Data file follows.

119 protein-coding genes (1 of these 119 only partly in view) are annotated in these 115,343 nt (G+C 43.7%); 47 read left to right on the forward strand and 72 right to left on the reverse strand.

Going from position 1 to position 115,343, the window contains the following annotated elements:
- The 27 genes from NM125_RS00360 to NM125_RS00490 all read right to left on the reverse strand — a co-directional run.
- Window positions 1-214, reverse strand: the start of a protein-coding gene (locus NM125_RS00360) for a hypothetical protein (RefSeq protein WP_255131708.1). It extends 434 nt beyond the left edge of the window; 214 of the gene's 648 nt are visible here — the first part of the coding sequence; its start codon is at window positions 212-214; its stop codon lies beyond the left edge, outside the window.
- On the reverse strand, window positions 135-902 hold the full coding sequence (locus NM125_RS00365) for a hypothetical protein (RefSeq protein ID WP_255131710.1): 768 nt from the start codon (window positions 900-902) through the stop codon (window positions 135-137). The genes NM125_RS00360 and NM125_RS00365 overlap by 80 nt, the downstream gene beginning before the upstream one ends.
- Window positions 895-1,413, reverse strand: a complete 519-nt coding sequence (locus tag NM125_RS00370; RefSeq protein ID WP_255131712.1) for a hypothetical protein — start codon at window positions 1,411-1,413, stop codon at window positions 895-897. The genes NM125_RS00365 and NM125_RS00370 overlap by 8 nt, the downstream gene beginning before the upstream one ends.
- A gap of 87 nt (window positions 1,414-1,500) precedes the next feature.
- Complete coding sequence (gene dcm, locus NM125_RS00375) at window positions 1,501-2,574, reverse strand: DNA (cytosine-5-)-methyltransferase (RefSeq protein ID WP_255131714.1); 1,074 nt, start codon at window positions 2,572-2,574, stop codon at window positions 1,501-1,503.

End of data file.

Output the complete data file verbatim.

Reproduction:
119 protein-coding genes (1 of these 119 only partly in view) are annotated in these 115,343 nt (G+C 43.7%); 47 read left to right on the forward strand and 72 right to left on the reverse strand.

Going from position 1 to position 115,343, the window contains the following annotated elements:
- The 27 genes from NM125_RS00360 to NM125_RS00490 all read right to left on the reverse strand — a co-directional run.
- Window positions 1-214, reverse strand: the start of a protein-coding gene (locus NM125_RS00360) for a hypothetical protein (RefSeq protein WP_255131708.1). It extends 434 nt beyond the left edge of the window; 214 of the gene's 648 nt are visible here — the first part of the coding sequence; its start codon is at window positions 212-214; its stop codon lies beyond the left edge, outside the window.
- On the reverse strand, window positions 135-902 hold the full coding sequence (locus NM125_RS00365) for a hypothetical protein (RefSeq protein ID WP_255131710.1): 768 nt from the start codon (window positions 900-902) through the stop codon (window positions 135-137). The genes NM125_RS00360 and NM125_RS00365 overlap by 80 nt, the downstream gene beginning before the upstream one ends.
- Window positions 895-1,413, reverse strand: a complete 519-nt coding sequence (locus tag NM125_RS00370; RefSeq protein ID WP_255131712.1) for a hypothetical protein — start codon at window positions 1,411-1,413, stop codon at window positions 895-897. The genes NM125_RS00365 and NM125_RS00370 overlap by 8 nt, the downstream gene beginning before the upstream one ends.
- A gap of 87 nt (window positions 1,414-1,500) precedes the next feature.
- Complete coding sequence (gene dcm, locus NM125_RS00375) at window positions 1,501-2,574, reverse strand: DNA (cytosine-5-)-methyltransferase (RefSeq protein ID WP_255131714.1); 1,074 nt, start codon at window positions 2,572-2,574, stop codon at window positions 1,501-1,503.